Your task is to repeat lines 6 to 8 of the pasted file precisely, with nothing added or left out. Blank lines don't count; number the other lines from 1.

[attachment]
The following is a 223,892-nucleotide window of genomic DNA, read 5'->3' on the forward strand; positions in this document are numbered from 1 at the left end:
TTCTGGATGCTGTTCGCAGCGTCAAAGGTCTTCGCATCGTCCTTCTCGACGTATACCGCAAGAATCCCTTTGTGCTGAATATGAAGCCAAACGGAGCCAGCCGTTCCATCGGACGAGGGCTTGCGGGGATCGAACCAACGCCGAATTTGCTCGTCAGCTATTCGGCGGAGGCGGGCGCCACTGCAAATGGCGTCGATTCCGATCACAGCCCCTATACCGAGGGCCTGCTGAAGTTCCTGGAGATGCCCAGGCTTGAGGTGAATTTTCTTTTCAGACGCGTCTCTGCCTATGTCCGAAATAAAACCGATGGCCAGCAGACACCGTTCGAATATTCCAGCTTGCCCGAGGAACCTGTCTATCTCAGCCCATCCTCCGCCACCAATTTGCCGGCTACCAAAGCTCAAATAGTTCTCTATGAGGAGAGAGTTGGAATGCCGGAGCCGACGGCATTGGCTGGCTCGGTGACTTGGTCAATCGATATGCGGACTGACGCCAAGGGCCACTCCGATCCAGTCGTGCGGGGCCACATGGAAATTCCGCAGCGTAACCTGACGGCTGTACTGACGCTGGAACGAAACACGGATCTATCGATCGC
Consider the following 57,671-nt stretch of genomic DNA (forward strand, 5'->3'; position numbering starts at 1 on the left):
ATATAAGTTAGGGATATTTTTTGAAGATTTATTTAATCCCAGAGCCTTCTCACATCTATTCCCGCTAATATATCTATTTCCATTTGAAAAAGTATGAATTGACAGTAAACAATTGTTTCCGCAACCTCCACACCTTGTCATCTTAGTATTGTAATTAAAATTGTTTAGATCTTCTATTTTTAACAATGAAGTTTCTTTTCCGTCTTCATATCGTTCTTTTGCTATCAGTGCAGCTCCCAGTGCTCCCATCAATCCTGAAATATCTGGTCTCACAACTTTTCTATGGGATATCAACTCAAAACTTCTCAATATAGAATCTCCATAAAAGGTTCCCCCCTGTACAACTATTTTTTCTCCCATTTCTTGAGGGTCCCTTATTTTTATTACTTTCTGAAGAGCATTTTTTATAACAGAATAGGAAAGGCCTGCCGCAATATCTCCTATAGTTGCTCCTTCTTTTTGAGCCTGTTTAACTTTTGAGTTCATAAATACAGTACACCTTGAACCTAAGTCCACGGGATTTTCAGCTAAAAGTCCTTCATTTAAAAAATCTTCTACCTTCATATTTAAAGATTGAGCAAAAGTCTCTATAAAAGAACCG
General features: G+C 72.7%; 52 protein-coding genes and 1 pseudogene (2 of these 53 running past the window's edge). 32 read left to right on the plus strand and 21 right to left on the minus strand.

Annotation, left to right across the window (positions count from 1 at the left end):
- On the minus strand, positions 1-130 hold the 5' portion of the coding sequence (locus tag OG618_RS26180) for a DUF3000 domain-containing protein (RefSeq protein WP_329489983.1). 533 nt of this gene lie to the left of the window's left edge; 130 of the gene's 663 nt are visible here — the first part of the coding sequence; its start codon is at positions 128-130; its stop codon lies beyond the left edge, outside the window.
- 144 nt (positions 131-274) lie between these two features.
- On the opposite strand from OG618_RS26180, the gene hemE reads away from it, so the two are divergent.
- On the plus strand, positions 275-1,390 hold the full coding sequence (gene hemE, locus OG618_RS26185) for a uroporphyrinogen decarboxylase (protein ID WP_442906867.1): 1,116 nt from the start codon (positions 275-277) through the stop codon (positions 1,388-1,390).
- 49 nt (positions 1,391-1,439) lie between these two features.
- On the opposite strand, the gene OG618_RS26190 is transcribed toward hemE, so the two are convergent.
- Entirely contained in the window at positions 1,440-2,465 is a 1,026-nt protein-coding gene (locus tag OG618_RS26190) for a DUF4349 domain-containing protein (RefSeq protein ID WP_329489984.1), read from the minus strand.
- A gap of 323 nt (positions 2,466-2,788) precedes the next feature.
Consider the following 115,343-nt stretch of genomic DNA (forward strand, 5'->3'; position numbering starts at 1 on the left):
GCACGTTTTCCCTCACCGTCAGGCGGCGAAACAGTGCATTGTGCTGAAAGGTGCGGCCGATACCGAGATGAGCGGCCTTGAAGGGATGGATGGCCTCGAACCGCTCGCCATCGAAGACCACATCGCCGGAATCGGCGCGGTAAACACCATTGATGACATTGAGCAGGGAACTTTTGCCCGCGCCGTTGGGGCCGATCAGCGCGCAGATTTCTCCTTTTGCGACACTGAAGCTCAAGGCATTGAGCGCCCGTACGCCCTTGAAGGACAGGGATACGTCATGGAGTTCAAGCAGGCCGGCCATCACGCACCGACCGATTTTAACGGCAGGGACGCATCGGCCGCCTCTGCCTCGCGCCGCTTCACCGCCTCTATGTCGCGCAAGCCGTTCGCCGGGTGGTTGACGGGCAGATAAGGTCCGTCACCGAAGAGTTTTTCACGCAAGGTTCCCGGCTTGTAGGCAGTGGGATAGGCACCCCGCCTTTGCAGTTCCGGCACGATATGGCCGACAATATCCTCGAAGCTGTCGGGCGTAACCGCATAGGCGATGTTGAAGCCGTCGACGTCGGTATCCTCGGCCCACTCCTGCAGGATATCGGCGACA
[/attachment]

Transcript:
Annotation, left to right across the window (positions count from 1 at the left end):
- On the minus strand, positions 1-130 hold the 5' portion of the coding sequence (locus tag OG618_RS26180) for a DUF3000 domain-containing protein (RefSeq protein WP_329489983.1). 533 nt of this gene lie to the left of the window's left edge; 130 of the gene's 663 nt are visible here — the first part of the coding sequence; its start codon is at positions 128-130; its stop codon lies beyond the left edge, outside the window.
- 144 nt (positions 131-274) lie between these two features.